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* WesternAnimation/LooneyTunes, although they do have plenty of non-mime acting at the same time. Warner Bros. also used this in their [[TheRenaissanceAgeOfAnimation [[UsefulNotes/TheRenaissanceAgeOfAnimation Renaissance Age]] animated films, such as ''WesternAnimation/CatsDontDance'', ''WesternAnimation/QuestForCamelot'', ''WesternAnimation/TheIronGiant'', ''Film/OsmosisJones'', and ''Film/SpaceJam''; and TV series, like ''WesternAnimation/TinyToonAdventures'', ''WesternAnimation/{{Animaniacs}}'', ''WesternAnimation/PinkyAndTheBrain'', and ''WesternAnimation/{{Freakazoid}}''.
18th Jan '18 7:08:29 PM mlsmithca
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->''"When I hear 2D animators today talking about acting in hand-drawn cartoons, I ask, what kind of acting? Are you talking about the old fashioned acting that animators have always done? You know… the hand on the hip, finger-pointing, broad action, lots of [[TheTwelvePrinciplesOfAnimation overlapping action]], screeching to a halt--all that turn-of-the-century old fashioned mime stuff. Is that what you’re talking about? Well, forget about it. If you’re gonna compete with computer animation, you better go all out and do something that’s totally different. Call it “new acting”. Blow the computer out of the water."''\\
-- Creator/RalphBakshi, discouraging the use of this

to:

->''"When I hear 2D animators today talking about acting in hand-drawn cartoons, I ask, what kind of acting? Are you talking about the old fashioned acting that animators have always done? You know… the hand on the hip, finger-pointing, broad action, lots of [[TheTwelvePrinciplesOfAnimation overlapping action]], screeching to a halt--all that turn-of-the-century old fashioned mime stuff. Is that what you’re talking about? Well, forget about it. If you’re gonna compete with computer animation, you better go all out and do something that’s totally different. Call it “new acting”. Blow the computer out of the water."''\\
-- Creator/RalphBakshi,
"''
-->--'''Creator/RalphBakshi''',
discouraging the use of this



-->''"The actor is trained to know these symbols of communication because they are his tools in trade. Basically, the animator is the actor in animated films. He is many other things as well; however, in his efforts to communicate his ideas, acting becomes his most important device. But the animator has a special problem. On the stage, all the foregoing symbols are accompanied by some kind of personal magnetism that can communicate the feelings and attitudes equally as well as the action itself. There is a spirit in this kind of communication that is extremely alive and vital. However, wonderful as the world of animation is, it is too crude to capture completely that kind of subtlety. If in animation we are trying to show that a character is sad, we droop the shoulders, slump the body, drop the head, add a long face, and drag the feet. Yet those same symbols also can mean that the character is tired, or discouraged, or even listless. We can add a tear and pinpoint our attitude a little better, but that is the extent of our capabilities."''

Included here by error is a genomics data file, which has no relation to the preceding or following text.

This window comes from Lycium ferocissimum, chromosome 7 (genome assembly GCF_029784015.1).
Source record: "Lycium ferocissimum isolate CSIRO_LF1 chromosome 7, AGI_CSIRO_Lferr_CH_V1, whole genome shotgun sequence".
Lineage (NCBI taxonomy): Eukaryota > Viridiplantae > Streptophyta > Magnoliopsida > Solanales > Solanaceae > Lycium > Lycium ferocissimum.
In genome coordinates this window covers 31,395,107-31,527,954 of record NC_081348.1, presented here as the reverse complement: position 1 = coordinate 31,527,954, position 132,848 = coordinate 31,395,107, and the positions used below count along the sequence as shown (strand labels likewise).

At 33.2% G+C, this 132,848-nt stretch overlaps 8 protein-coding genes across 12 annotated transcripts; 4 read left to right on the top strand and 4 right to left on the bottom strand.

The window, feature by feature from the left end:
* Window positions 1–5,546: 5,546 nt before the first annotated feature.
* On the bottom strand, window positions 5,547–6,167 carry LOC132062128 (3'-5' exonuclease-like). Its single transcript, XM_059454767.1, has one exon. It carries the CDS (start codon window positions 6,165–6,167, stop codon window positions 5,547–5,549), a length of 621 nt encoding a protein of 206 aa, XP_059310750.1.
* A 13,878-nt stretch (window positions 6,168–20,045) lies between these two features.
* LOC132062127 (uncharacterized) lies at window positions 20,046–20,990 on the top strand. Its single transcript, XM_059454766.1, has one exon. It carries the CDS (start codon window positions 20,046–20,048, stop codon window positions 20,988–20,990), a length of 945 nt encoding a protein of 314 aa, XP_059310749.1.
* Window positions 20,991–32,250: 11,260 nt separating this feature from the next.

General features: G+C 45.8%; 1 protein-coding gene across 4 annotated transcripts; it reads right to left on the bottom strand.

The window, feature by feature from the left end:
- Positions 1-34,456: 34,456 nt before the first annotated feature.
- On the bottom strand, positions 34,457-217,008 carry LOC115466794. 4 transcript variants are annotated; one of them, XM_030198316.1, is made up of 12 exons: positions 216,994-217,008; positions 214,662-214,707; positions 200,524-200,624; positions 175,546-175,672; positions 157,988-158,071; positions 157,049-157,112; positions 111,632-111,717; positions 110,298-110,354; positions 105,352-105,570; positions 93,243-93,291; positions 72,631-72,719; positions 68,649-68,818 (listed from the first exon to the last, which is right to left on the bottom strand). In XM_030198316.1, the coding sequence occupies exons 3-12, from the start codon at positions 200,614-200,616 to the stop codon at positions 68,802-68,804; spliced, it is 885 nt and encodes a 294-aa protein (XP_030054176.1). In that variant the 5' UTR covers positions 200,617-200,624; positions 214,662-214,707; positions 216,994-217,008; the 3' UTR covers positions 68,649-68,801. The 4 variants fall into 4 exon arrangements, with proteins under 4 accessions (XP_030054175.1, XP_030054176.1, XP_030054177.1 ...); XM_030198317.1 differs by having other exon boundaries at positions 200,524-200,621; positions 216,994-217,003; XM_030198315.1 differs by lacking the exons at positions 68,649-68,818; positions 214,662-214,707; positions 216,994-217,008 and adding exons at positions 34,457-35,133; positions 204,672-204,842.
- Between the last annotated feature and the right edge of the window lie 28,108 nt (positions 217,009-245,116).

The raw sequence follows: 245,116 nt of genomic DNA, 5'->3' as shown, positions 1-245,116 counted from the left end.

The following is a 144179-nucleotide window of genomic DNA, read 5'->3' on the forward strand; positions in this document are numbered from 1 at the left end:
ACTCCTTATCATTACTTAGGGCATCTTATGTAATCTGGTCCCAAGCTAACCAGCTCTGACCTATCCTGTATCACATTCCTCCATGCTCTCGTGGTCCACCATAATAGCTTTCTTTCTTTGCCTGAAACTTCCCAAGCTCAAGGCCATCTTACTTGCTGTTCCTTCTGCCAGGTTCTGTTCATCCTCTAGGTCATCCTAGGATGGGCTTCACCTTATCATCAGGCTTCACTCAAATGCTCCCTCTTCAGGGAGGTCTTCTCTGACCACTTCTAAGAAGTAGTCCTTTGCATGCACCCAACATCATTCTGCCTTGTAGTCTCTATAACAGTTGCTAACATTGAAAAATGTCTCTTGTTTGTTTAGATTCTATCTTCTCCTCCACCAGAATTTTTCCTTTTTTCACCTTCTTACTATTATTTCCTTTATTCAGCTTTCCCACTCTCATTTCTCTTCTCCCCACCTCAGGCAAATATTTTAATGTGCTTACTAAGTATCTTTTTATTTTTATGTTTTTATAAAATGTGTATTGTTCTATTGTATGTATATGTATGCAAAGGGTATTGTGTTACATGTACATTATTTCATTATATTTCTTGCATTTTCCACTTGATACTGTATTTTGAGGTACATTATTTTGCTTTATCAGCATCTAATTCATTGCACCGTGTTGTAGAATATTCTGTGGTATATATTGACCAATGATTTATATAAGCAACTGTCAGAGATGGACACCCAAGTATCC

to:

-->''"The --->"The actor is trained to know these symbols of communication because they are his tools in trade. Basically, the animator is the actor in animated films. He is many other things as well; however, in his efforts to communicate his ideas, acting becomes his most important device. But the animator has a special problem. On the stage, all the foregoing symbols are accompanied by some kind of personal magnetism that can communicate the feelings and attitudes equally as well as the action itself. There is a spirit in this kind of communication that is extremely alive and vital. However, wonderful as the world of animation is, it is too crude to capture completely that kind of subtlety. If in animation we are trying to show that a character is sad, we droop the shoulders, slump the body, drop the head, add a long face, and drag the feet. Yet those same symbols also can mean that the character is tired, or discouraged, or even listless. We can add a tear and pinpoint our attitude a little better, but that is the extent of our capabilities."''"



* Creator/RalphBakshi avoids this, since he feels the style is stale and cliche. His films usually have very subtle acting. Bakshi even spoke out to young animators to stop using disney style acting and try and experiment with new types of acting.

to:

* Creator/RalphBakshi avoids this, since he feels the style is stale and cliche. His films usually have very subtle acting. Bakshi even spoke out to young animators to stop using disney Disney style acting and try and experiment with new types of acting.



* WesternAnimation/LooneyTunes, although they do have plenty of non-mime acting at the same time.
** Warner Bros. also used this in their [[TheRenaissanceAgeOfAnimation Renaissance Age]] animated films, such as ''WesternAnimation/CatsDontDance'', ''WesternAnimation/QuestForCamelot'', ''WesternAnimation/TheIronGiant'', ''Film/OsmosisJones'', and ''Film/SpaceJam''; and TV series, like ''WesternAnimation/TinyToonAdventures'', ''WesternAnimation/{{Animaniacs}}'', ''WesternAnimation/PinkyAndTheBrain'', and ''WesternAnimation/{{Freakazoid}}''.